By Alan Murray and Geoffrey Smith
December 6, 2017

Good morning.

Alibaba’s Jack Ma had three pieces of advice yesterday for companies that want to do business in China:

  1. Show some respect. “Respect the culture, respect the market, respect the consumers.”
  1. Send great entrepreneurs to lead your business in China, not professional managers. “Those people make the boss happy, they do not make the customers happy.”
  1. Have patience. “Starbucks was here for 18 years. First nine were horrible; last nine were great.”

Ma was part of an opening day at the Fortune Global Forum, that included Apple CEO Tim Cook, Tencent CEO Pony Ma, Foxconn CEO Terry Gou, HSBC CEO Stuart Gulliver, Ford Motor Chairman Bill Ford and Lenovo CEO Yang Yuanqing, among others.

The day also included speeches from a succession of top Chinese officials, including Vice Premier Wang Yang, who laid out China’s economic plans in the wake of the the 19th Party Congress. I’ll spare you the details, but the bottom line is this: China clearly wants to be seen as the new champion of globalization, and replace the U.S. in the leadership role for the new global economy.

You can find more reporting from the Global Forum here. And if you are sorry to be missing this year’s event, stay tuned: we’ll have an announcement on the 2018 Fortune Global Forum tomorrow.

Other news below.

Alan Murray
@alansmurray
alan.murray@fortune.com

Top News

The Silence Breakers

Our sister publication Time honored those women who have done most to expose the issue of sexual harassment in its 2017 Person of the Year awards. President Donald Trump placed second. The breadth of the problem means that no single person can claim the honor exclusively. Time zeroes in on the work of Harvey Weinstein victim Ashley Judd, Visa lobbyist Adama Iwu, Uber whistleblower Susan Fowler and musician Taylor Swift, among many others.  
Time

Stocks Have Had Too Much of a Good Thing

Global stock markets continued to retreat, after the S&P 500 fell for the third straight session Tuesday amid concerns that the tax-reform-driven rally has gone too far. Unease over the broadening scope of the Mueller investigation, and dismay at disarray in the Brexit talks, have hit sentiment in the U.S. and Europe, respectively. Fears about Chinese deleveraging continue to weigh on Asian markets and on commodities.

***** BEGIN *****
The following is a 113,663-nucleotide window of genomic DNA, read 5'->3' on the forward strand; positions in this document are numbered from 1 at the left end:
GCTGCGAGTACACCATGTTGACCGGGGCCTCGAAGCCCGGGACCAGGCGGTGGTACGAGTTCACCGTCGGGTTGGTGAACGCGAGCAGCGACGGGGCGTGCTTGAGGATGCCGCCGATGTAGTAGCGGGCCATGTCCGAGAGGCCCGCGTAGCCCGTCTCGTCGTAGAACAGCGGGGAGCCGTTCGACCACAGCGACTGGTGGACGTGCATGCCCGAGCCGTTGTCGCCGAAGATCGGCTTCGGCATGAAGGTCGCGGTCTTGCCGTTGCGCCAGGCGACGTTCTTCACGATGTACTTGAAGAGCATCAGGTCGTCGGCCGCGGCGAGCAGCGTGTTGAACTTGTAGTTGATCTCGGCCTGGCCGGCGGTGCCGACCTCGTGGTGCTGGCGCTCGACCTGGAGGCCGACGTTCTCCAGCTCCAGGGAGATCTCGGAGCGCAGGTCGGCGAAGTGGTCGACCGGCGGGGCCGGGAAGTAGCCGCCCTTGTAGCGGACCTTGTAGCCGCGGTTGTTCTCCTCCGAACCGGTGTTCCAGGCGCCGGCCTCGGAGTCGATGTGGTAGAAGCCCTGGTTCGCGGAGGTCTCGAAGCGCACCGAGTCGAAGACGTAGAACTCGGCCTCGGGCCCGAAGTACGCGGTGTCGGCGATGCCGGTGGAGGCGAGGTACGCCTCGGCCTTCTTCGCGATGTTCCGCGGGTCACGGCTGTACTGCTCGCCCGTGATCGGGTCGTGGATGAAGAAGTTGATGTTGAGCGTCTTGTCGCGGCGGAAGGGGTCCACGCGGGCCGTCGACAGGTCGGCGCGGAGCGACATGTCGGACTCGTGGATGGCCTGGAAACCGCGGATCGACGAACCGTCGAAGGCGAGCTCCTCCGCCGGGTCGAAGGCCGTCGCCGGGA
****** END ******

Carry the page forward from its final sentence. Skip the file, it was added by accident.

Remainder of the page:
Bloomberg

Glorious Things of Thee Are Tweeted

President Donald Trump made waves across the Middle East by signaling the U.S. embassy in Israel will move to Jerusalem. The announcement was condemned by Muslim nations including U.S. allies Saudi Arabia and Turkey. Palestinians, who have long hoped to make East Jerusalem their capital under a ‘two-state solution’, are particularly upset, and a violent response from Hamas seems only a matter of time. The move also met with concern in Europe, which will feel the consequences of any upsurge in regional instability more than the U.S.  Pope Francis expressed his “deep worry” in a weekly audience, while French President Emmanuel Macron voiced his concern in a phone call to the President.
Fortune

Google Escalates Its Spat With Amazon

The rumbling dispute between Alphabet and Amazon over home eco-systems escalated, with a report in Variety that said Google will pull YouTube access from Amazon’s Echo Show speaker device and the Amazon Fire Stick. Variety quoted a Google spokesperson as criticizing Amazon for rigging its own marketplace against Google products, a comment which will raise a smile or two among EU antitrust officials.
Fortune

 



Around the Water Cooler

Drucker’s 250 Best Managed Companies

The Drucker Institute, set up to advance the thought of management guru Peter F. Drucker, put Amazon at the top of its inaugural list of the U.S.’s most effectively managed companies.  The methodology is based on 37 different rankings including patent registrations and employee reviews on Glassdoor, which explains why companies in the news for chronically falling revenues (IBM) or poor shareholder returns (P&G, GE) fare surprisingly well in the list.
WSJ, subscription required

James Murdoch, Disney CEO-in-Waiting?

Could James Murdoch be the answer to Walt Disney’s CEO succession problems? The Financial Times reported that Murdoch junior, currently CEO of 21st Century Fox has been suggested as a potential successor to Disney’s Bob Iger as part of talks between the two companies over Fox’s movie studio and international broadcasting operations. It talked up Murdoch’s experience in international broadcasting, something that Disney will find useful if it closes the deal under discussion.
FT, metered access

Nestle’s Vitamin Shot

Nestlé said it will buy Canadian vitamin maker Atrium Innovations from private equity group Permira for $2.3 billion. It’s the latest statement of intent from a company intent on escaping the shackles of low-margin mass-market foods and tapping into higher-margin healthier products. The deal reportedly brings Permira a tidy return of some 330% over the five years since it bought the company.
Reuters

Steinhoff Slumps on Fraud Probe as CEO Jooste Quits

Shares in Steinhoff, the South African-based retail group whose spending spree in recent years has included Sleepy’s owner Mattress Firm, fell 60% after it said it was investigating suspected accounting irregularities. CEO Markus Jooste has left the company, and it has delayed the publication of its 2016 accounts.
Fortune

Summaries by Geoffrey Smith; geoffrey.smith@fortune.com

@geoffreytsmith

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